At the same time you fasten the retention brackets to the base of the heatsink:

After that you install the backplate on the reverse side of the mainboard PCB, apply a layer of thermal paste onto the processor heat-spreader, put the cooler on top and tighten the spring-screws:


The cooler provides 40 mm clearance to the mainboard surface, which is enough to ensure that this overall compact cooler won’t cause any problems in the around-the-socket area.

This is what Auras Shagon ARC-118 looks like inside the system case. It is equipped with an alternative DeepCool UF92 fan (which works):

The recommended retail price of this cooler is set at $29, although I personally wouldn’t give more than $18…

Closer Look at Auras Shagon AHC-118

The top model in the Auras Shagon lineup called AHC-118 looks very similar to the junior one, but is larger in size:



The cooler is 180 mm tall, 118 mm wide and 135 mm deep, which is huge. It weighs 951 g.

At the same time, Shagon AHC-118 can’t boast any unique technical innovations. The heatsink is built by pressing 42 aluminum plates 0.4 mm thick against the six copper heatpipes with 6 mm diameter preserving 2 mm of space between the plates.


The heatpipes in this cooler are laid out in two semi-circular patterns:

Unlike the junior model, the base of Shagon AHC-118 is built way better:

The gaps between the heatpipes are only 1 mm wide and the surface is even and very well finished:

Nevertheless, only four heatpipes out of six work to the utmost of their capacity even on an LGA1366 processor, which has the largest heat-spreader of all contemporary Intel CPUs:


As for AMD Socket AM2(+)/AM3 processors, all heatpipes will most likely contact the CPU heat-spreader fully.

The heatsink is equipped with a seven-blade 120x120x25 mm fan:

This fan is also made by PowerLogic. This model PLA12025S12M uses a slide bearing in its motor. The fan rotation speed is PWM controlled in the interval from 1000 to 1800 RPM. The fan should create maximum airflow of 59.27 CFM and generate 32.3 dBA of noise. This fan consumes the same amount of power as the one on junior model: 2.4 W.

Auras Shagon AHC-118 is installed in the same exact manner as the ARC-118 model. The only difference is the amount of space that this cooler takes inside the system case, since it is larger:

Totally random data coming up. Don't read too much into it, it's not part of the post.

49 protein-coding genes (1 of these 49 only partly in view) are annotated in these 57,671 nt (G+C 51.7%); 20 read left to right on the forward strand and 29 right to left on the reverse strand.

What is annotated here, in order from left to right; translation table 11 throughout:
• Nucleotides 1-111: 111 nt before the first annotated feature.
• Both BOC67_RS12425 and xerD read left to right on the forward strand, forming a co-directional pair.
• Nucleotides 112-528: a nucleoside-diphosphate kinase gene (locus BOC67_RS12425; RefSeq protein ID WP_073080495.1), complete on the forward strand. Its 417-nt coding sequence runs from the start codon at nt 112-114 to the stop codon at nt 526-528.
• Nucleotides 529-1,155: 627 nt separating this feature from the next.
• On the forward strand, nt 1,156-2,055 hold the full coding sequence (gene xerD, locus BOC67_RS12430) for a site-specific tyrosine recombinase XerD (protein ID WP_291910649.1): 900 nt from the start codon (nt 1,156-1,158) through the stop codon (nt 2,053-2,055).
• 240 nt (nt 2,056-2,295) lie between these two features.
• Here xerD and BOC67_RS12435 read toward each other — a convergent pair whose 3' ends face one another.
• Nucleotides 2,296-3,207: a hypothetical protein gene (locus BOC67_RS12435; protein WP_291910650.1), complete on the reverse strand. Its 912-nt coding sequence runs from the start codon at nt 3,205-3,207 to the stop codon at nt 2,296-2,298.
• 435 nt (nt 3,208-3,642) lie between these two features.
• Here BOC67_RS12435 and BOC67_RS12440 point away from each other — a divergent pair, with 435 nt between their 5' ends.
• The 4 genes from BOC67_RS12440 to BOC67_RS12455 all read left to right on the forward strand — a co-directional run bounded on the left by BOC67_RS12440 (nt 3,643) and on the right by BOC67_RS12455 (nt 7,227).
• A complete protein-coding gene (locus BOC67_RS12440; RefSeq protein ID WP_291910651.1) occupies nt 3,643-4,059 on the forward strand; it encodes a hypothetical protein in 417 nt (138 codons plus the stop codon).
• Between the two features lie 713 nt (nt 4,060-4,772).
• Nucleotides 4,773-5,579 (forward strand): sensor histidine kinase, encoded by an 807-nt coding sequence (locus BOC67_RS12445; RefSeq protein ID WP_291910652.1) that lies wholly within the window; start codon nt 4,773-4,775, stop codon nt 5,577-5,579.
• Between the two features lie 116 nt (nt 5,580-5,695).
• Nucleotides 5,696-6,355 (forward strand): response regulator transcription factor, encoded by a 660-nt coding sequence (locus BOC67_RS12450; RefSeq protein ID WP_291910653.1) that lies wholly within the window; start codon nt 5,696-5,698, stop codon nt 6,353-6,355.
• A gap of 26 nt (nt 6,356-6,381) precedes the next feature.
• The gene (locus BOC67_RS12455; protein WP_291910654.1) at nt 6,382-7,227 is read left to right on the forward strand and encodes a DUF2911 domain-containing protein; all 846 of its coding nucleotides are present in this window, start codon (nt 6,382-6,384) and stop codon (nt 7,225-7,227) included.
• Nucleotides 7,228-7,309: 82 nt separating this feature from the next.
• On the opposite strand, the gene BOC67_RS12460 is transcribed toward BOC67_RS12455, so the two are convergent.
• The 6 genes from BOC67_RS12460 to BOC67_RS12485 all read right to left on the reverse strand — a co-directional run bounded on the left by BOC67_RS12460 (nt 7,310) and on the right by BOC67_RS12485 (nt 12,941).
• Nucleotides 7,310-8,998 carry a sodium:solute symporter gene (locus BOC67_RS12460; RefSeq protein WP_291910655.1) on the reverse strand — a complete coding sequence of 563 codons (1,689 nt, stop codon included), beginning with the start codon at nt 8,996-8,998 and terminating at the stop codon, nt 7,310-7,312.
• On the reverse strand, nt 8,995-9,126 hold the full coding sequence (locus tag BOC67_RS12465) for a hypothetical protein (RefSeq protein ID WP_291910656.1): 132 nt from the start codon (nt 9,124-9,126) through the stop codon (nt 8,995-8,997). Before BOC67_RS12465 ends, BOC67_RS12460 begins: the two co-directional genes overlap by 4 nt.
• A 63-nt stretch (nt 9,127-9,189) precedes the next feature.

The 180 mm height of this cooler didn’t let us close the side panel of our Antec Twelve Hundred system case, so this time we will test all coolers inside a system case with removed side panel.

In conclusion I have to add that the MSRP of the Auras Shagon AHC-118 cooler is set at $49.

Technical Specifications and Recommended Pricing

Testbed and Testing Methodology

We performed all cooler tests inside a closed system case with the removed side panel. Here is our testbed configuration:

Our six-core processor (with its default non-lapped heat-spreader) with the multiplier set at 25x and “Load-Line Calibration” (Level 2) enabled worked at its nominal speed and with nominal Vcore:

Turbo Boost and Hyper-Threading technologies were disabled during our test session. The memory voltage was at 1.64 V and its frequency was 1066 MHz with 7-7-7-16_1T timings (Extreme profile). All other parameters available in the mainboard BIOS and related to CPU or memory overclocking remained unchanged.

All tests were performed under Windows 7 Ultimate x64 SP1 operating system. We used the following software during our test session:

The CPU was loaded with two consecutive CST test runs with the settings as indicated above. The stabilization period for the CPU temperature between the two test cycles was about 8-10 minutes. We took the maximum temperature of the hottest CPU core for the results charts. Moreover, we will also provide a table with the temperature readings for all cores including their average values. The ambient temperature was checked next to the system case with an electronic thermometer with 0.1 °C precision that allows hourly monitoring of the temperature changes over the past 6 hours. The room temperature during our test session varied between 23.6-24.0 °C.